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Testosterone In Sports

This entry was posted on January 4, 2017 by John Romano.

 

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Testosterone use in sports to increase performance was a fairly modern invention. However, the idea to increase performance using a variety of substances far predates testosterone use in sports. In 776 BC, the first Olympic Games was held in Athens, Greece. The very next thing that happened was that the participating athletes consumed various substances to increase their performance.  Employing a variety of methods, save for game fixing, there is evidence that they gorged themselves on meat - not a normal dietary staple of the Greeks - and experimented with herbal extracts, wine potions, used hallucinogens and ate animal hearts and testicles in search of increased performance. But, testosterone in sports was still centuries away....

 

In 100 AD. Chariot racers fed their horses substances such as hydromel (an alcoholic beverage made from honey) to make them run faster.  Gladiators used various hallucinogens and stimulants, such as strychnine, to stave off fatigue and injury and to improve the intensity of their performance. Late 19th century, French cyclists and lacrosse players drank wine and coca leaves to fight fatigue and hunger. In 1904, Olympic marathon runner, Thomas Hicks, used a mixture of brandy and strychnine to try to boost his performance and nearly died. Mixtures of strychnine, heroin, cocaine, and caffeine were used widely by athletes of the era, and each team developed its own unique secret formulas. This was common practice until heroin and cocaine became available only by prescription in the 1920s.

 

Testosterone in sports didn't materialize until the 1940 in Germany. According to historical and anecdotal accounts, the Nazis tested testosterone on prisoners, Gestapos and even Hitler himself was noted to have used testosterone. (According to his physician, Hitler's mental state toward the end of his life exhibited characteristics that some scientists associate with heavy steroid use: mania, acute paranoid psychoses, overly aggressive and violent behavior, depression and suicidal ideology).  During this period, testosterone and its analogs were used by German soldiers to promote aggressiveness and physical strength. Subsequently, the idea was hatched to employ testosterone in sports. Officially known as State Plan 14.25, the East Germans conducted a decades-long program of coercive administration and distribution of testosterone and other steroids to increase performance of its elite athletes to bolster the Communists State’s prestige by winning Olympic medals. The East Germans had been such pioneers in doping that they were considered to be the inventor of testosterone use in sports.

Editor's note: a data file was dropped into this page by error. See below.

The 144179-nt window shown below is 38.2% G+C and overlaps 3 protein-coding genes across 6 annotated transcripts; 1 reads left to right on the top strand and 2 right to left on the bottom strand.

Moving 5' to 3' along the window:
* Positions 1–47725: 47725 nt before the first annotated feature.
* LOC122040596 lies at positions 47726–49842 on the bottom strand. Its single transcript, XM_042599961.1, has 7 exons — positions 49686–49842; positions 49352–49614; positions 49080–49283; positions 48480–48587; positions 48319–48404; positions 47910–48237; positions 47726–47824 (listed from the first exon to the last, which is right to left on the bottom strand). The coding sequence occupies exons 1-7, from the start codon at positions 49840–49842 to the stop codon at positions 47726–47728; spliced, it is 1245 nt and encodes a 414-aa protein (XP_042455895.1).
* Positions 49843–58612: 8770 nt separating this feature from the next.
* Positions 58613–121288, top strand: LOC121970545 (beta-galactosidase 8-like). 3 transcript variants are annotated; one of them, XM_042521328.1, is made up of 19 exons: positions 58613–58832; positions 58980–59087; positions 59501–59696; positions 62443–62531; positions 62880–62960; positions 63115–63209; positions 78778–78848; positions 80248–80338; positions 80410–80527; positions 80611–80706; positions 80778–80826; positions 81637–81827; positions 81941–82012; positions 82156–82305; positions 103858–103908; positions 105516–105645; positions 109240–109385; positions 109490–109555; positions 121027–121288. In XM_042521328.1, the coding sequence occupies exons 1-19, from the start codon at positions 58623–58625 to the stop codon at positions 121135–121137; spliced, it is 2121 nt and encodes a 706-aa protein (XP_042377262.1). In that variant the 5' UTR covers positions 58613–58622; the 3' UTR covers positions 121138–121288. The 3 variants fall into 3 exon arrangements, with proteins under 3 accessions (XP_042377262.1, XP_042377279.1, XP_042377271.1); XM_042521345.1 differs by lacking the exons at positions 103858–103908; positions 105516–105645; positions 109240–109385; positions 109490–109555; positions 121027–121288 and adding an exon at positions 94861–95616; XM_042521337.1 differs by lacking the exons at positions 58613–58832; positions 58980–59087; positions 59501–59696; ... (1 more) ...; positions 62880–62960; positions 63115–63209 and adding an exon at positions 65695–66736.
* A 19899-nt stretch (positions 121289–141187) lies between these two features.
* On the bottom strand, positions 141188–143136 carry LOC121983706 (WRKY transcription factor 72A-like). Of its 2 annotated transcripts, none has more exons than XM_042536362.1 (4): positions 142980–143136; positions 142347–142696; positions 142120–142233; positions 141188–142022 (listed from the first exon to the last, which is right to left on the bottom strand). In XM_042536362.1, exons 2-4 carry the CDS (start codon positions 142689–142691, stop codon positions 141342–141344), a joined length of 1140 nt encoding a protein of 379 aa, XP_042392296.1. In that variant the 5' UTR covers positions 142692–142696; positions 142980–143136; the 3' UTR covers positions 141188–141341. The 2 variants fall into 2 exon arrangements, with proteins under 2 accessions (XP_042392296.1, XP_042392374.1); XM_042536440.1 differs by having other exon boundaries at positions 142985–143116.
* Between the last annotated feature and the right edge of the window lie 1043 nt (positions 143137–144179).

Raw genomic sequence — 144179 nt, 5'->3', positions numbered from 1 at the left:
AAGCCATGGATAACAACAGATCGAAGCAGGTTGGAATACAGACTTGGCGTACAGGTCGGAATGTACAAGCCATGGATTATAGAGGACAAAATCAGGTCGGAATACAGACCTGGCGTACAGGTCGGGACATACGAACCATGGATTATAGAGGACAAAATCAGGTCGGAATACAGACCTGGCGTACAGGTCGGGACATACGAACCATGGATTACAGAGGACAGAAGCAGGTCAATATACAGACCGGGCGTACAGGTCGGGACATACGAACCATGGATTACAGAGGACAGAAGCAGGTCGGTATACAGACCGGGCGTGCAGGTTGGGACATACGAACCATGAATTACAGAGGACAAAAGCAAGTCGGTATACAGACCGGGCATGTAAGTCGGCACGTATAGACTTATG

So good were the results of the East Germans, the rest of the world had followed suit. By the 1960's, the genie was so far out of the bottle that there was no going back, despite bans and laws attempting to prevent the use of testosterone in sports. Today, it is almost impossible to compete in elite sports without contending with the use of testosterone and other steroids. Testosterone in sports is here to stay. Virtually every elite athlete competing today is faced with the use of testosterone in sports. They either have to try to employ training methods to over run those using performance enhancing drugs, or find a way to use them and not get caught. Either way, testosterone use in sports is so prolific and wide spread that a well known and respected authority of performance enhancement recently stated that, “the only athletes not using testosterone in sports are those at the end of the pack, and even among them, performance enhancing drugs are more than likely prevalent.”

  • Posted on January 4, 2017

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